And Hodges admits what all biographers know, but few admit, about their subjects: "his inner code remains unbroken." Alan Turing is still an enigma. --Mary Ellen Curtin --This text refers to an out of print or unavailable edition of this title.
A New York Times Bestseller
The Imitation Game, Winner of the 2015 Academy Award for Best Adapted Screenplay
Winner of the 2015 (27th) USC Libraries Scripter Award, University of Southern California Libraries
One of The Guardian's Best Popular Physical Science Books of 2014, chosen by GrrlScientist
"Scrupulous and enthralling."--A. O. Scott, New York Times
"One of the finest scientific biographies ever written."--Jim Holt, New Yorker
"Andrew Hodges' 1983 book Alan Turing: The Enigma, is the indispensable guide to Turing's life and work and one of the finest biographies of a scientific genius ever written."--Michael Hiltzik, Los Angeles Times
"Turing's rehabilitation from over a quarter-century's embarrassed silence was largely the result of Andrew Hodges's superb biography, Alan Turing: The Enigma (1983; reissued with a new introduction in 2012). Hodges examined available primary sources and interviewed surviving witnesses to elucidate Turing's multiple dimensions. A mathematician, Hodges ably explained Turing's intellectual accomplishments with insight, and situated them within their wider historical contexts. He also empathetically explored the centrality of Turing's sexual identity to his thought and life in a persuasive rather than reductive way."--Michael Saler, Times Literary Supplement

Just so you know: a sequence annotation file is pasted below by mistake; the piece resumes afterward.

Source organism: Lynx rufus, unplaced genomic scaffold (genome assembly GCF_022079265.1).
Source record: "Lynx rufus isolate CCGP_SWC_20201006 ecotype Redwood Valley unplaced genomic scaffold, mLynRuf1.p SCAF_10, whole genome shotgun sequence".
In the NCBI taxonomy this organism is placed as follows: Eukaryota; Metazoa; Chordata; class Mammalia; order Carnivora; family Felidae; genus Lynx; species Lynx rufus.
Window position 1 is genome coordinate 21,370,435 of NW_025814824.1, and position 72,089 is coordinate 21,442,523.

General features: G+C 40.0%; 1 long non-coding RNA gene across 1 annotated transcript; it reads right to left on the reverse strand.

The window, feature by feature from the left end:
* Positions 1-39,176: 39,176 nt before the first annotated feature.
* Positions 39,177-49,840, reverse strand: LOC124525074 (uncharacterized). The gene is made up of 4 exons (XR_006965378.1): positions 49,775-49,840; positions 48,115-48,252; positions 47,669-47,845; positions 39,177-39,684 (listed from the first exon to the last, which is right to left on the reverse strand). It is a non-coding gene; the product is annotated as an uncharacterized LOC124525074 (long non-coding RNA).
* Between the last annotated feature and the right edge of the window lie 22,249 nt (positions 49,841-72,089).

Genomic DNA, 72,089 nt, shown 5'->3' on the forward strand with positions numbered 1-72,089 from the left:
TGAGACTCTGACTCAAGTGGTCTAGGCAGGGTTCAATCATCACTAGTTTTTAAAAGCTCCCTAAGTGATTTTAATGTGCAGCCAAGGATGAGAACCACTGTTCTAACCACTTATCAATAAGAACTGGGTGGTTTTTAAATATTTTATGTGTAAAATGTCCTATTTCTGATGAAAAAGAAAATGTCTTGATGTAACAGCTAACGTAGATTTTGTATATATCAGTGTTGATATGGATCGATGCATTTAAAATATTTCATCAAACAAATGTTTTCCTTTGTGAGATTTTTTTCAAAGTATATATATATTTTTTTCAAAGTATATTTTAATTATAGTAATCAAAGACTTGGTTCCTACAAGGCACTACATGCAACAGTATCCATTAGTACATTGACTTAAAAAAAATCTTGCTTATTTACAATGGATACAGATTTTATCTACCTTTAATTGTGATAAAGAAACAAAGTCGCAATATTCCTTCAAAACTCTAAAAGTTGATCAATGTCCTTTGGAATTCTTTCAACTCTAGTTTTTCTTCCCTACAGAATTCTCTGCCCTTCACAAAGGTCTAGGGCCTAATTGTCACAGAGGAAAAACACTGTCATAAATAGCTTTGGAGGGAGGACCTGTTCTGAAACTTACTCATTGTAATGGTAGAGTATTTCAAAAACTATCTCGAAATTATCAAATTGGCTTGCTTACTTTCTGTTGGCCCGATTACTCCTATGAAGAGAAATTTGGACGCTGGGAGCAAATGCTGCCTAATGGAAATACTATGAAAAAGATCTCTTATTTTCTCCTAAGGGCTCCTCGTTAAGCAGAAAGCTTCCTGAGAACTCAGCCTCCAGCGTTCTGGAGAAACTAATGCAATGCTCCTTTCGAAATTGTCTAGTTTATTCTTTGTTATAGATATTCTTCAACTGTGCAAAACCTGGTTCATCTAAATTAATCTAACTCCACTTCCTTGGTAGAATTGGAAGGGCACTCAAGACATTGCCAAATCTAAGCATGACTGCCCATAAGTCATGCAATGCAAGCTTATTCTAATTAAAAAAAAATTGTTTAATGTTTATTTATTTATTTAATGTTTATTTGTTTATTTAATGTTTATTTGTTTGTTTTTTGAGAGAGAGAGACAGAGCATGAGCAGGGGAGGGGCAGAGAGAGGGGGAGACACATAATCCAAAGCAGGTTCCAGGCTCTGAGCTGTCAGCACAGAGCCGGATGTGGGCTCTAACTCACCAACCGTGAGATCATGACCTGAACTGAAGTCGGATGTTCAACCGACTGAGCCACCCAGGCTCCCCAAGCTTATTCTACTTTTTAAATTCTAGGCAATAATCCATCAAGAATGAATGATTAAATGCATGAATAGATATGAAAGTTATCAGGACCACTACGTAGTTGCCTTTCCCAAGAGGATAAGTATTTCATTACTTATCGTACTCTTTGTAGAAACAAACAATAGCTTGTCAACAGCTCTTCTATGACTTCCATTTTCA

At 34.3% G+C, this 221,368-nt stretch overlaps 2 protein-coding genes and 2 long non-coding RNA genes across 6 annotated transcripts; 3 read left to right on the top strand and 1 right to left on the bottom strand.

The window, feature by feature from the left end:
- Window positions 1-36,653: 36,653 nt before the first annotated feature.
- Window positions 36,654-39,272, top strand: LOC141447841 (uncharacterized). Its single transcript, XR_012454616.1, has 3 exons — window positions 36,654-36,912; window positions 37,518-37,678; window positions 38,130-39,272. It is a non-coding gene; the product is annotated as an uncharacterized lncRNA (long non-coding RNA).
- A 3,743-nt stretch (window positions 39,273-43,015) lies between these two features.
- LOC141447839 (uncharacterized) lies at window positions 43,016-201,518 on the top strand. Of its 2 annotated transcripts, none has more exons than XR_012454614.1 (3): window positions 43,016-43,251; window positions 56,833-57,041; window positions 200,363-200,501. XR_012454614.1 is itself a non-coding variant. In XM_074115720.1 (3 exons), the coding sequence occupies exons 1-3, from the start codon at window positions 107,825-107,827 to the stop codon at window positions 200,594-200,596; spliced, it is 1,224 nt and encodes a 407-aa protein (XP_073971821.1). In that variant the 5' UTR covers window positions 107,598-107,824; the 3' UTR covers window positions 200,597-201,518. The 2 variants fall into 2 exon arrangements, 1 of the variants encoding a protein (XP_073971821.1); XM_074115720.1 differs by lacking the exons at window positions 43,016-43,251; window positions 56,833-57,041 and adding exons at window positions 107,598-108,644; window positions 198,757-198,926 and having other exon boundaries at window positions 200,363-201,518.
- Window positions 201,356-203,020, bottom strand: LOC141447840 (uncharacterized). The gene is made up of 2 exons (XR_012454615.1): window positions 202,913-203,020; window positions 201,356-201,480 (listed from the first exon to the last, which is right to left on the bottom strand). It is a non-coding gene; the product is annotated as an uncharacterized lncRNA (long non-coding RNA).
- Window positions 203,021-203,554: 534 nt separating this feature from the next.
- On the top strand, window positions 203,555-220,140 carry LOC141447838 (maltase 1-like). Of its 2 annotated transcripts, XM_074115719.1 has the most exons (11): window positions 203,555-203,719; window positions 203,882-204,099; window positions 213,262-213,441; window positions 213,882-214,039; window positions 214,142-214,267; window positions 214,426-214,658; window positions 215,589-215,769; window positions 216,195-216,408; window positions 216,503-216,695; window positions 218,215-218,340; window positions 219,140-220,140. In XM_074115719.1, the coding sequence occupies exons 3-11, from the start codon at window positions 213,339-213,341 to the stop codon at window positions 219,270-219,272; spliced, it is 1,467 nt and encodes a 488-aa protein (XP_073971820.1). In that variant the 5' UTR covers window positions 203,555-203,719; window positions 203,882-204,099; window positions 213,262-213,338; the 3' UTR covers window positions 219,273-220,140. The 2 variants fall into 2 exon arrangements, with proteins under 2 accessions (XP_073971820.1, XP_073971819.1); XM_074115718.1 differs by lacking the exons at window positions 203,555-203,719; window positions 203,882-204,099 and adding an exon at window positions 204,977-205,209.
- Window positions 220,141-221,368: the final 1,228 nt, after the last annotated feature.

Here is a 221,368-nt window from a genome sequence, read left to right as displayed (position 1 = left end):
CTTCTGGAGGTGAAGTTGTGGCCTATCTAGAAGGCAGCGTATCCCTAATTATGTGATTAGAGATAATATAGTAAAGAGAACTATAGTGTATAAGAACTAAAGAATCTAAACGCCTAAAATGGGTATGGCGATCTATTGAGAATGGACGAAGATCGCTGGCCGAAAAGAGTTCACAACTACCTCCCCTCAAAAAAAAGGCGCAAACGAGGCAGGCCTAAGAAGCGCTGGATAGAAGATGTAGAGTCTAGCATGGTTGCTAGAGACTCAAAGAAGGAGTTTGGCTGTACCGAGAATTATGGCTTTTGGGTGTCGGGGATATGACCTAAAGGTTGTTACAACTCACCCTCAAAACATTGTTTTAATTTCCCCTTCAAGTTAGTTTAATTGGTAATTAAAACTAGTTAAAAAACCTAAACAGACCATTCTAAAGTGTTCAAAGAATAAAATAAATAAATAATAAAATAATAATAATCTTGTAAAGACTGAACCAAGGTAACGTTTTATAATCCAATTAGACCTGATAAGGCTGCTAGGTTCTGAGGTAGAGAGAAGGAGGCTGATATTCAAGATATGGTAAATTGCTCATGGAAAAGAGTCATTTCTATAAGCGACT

"On the face of it, a richly detailed 500-page biography of a mathematical genius and analysis of his ideas, might seem a daunting proposition. But fellow mathematician and author Hodges has acutely clear and often extremely moving insight into the humanity behind the leaping genius that helped to crack the Germans' Enigma codes during World War II and bring about the dawn of the computer age. . . . This melancholy story is transfigured into something else: an exploration of the relationship between machines and the soul and a full-throated celebration of Turing's brilliance, unselfconscious quirkiness and bravery in a hostile age."--Sinclair McKay, Wall Street Journal
"A first-class contribution to history and an exemplary work of biography."--I. J. Good, Nature
"An almost perfect match of biographer and subject. . . . [A] great book."--Ray Monk, Guardian